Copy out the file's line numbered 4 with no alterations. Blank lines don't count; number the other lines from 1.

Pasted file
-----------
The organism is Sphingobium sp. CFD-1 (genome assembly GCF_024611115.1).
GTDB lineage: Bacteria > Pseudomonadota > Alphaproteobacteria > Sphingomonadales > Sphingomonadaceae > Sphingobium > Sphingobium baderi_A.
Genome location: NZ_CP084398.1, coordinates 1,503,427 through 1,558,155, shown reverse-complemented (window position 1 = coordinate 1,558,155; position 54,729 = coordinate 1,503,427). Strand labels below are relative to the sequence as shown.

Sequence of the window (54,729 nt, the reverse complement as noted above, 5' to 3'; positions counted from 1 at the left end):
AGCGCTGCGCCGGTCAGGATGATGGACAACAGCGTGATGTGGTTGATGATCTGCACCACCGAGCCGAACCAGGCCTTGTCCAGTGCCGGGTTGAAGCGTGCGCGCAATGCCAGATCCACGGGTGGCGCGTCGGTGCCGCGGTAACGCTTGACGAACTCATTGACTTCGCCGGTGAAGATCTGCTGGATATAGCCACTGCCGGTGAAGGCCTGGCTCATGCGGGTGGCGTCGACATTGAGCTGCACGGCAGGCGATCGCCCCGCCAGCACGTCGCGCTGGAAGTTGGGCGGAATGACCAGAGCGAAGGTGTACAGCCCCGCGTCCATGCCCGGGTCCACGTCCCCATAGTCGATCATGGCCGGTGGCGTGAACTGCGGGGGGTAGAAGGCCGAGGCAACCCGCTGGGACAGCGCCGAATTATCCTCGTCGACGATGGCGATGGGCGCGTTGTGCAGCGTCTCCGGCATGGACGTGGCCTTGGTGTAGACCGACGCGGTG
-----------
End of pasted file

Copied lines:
Sequence of the window (54,729 nt, the reverse complement as noted above, 5' to 3'; positions counted from 1 at the left end):